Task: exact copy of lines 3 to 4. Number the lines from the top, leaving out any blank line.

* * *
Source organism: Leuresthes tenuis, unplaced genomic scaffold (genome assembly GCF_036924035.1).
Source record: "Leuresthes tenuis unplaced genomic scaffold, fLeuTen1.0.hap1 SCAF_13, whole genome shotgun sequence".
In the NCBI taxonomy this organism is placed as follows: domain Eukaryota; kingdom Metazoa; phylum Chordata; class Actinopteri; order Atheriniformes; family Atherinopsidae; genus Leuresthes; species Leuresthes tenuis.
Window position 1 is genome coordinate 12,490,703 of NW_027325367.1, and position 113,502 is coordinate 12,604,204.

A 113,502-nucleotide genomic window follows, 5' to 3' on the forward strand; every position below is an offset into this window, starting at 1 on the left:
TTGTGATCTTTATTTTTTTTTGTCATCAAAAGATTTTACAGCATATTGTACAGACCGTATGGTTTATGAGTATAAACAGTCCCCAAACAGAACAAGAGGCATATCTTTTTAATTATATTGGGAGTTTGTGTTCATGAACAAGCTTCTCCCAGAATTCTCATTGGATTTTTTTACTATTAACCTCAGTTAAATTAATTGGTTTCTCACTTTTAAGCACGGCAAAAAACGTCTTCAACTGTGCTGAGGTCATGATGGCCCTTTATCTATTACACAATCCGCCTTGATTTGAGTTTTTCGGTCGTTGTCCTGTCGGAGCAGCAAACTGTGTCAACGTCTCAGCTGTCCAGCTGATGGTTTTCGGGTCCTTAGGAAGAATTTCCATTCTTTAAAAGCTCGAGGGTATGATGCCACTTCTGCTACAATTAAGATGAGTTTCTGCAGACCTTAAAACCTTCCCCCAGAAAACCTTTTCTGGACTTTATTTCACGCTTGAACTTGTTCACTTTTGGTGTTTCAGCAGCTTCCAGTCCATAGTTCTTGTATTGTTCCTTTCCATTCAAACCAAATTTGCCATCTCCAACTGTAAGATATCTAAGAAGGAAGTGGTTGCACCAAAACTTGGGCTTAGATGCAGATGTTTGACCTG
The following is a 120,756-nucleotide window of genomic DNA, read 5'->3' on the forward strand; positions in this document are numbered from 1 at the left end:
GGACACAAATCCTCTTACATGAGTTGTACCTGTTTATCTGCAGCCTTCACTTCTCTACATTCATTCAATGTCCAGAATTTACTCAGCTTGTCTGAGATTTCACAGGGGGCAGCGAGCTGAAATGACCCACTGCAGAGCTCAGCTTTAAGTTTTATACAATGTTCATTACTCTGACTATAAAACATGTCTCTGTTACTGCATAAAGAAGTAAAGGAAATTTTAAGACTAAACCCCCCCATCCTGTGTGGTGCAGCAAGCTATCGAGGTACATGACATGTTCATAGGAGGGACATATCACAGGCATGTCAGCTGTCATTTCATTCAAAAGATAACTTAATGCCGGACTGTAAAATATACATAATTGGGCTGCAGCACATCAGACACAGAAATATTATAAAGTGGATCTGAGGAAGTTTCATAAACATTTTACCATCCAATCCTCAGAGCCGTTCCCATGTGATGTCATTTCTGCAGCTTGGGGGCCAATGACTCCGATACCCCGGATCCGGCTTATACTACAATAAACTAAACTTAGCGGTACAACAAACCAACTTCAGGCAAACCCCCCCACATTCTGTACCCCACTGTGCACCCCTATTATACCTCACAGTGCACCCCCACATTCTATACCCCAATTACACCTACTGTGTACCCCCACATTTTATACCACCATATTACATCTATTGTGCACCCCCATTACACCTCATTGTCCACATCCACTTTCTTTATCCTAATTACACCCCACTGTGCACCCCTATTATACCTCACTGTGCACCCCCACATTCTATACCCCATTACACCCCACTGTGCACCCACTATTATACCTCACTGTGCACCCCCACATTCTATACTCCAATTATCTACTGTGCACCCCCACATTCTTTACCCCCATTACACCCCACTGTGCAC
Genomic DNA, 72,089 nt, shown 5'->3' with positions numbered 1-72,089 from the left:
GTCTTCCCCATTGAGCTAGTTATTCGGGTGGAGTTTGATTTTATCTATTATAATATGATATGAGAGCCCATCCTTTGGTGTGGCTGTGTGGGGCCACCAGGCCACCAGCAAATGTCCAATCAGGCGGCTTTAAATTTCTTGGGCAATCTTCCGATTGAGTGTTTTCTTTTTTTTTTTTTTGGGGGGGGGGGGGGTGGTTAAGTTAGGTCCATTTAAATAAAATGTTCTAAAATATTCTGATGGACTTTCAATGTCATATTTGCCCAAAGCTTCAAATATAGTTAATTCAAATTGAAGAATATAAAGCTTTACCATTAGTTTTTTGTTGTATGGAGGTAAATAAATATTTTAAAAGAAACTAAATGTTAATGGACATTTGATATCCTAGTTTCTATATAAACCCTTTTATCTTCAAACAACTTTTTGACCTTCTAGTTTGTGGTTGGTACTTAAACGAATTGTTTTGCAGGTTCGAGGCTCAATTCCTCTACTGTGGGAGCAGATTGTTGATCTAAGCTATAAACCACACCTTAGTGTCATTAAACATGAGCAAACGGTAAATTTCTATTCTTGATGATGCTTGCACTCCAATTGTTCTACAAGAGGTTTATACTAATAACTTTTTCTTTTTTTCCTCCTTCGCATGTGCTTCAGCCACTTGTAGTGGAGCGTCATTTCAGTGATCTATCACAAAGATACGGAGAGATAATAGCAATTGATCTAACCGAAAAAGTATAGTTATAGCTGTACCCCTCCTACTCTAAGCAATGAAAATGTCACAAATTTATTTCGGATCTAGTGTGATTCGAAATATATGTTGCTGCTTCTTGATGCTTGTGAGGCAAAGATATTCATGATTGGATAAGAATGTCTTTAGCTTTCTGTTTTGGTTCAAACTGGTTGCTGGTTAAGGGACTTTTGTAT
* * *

In the NCBI taxonomy this organism is placed as follows: domain Eukaryota; kingdom Metazoa; phylum Chordata; class Actinopteri; order Atheriniformes; family Atherinopsidae; genus Leuresthes; species Leuresthes tenuis.
Window position 1 is genome coordinate 12,490,703 of NW_027325367.1, and position 113,502 is coordinate 12,604,204.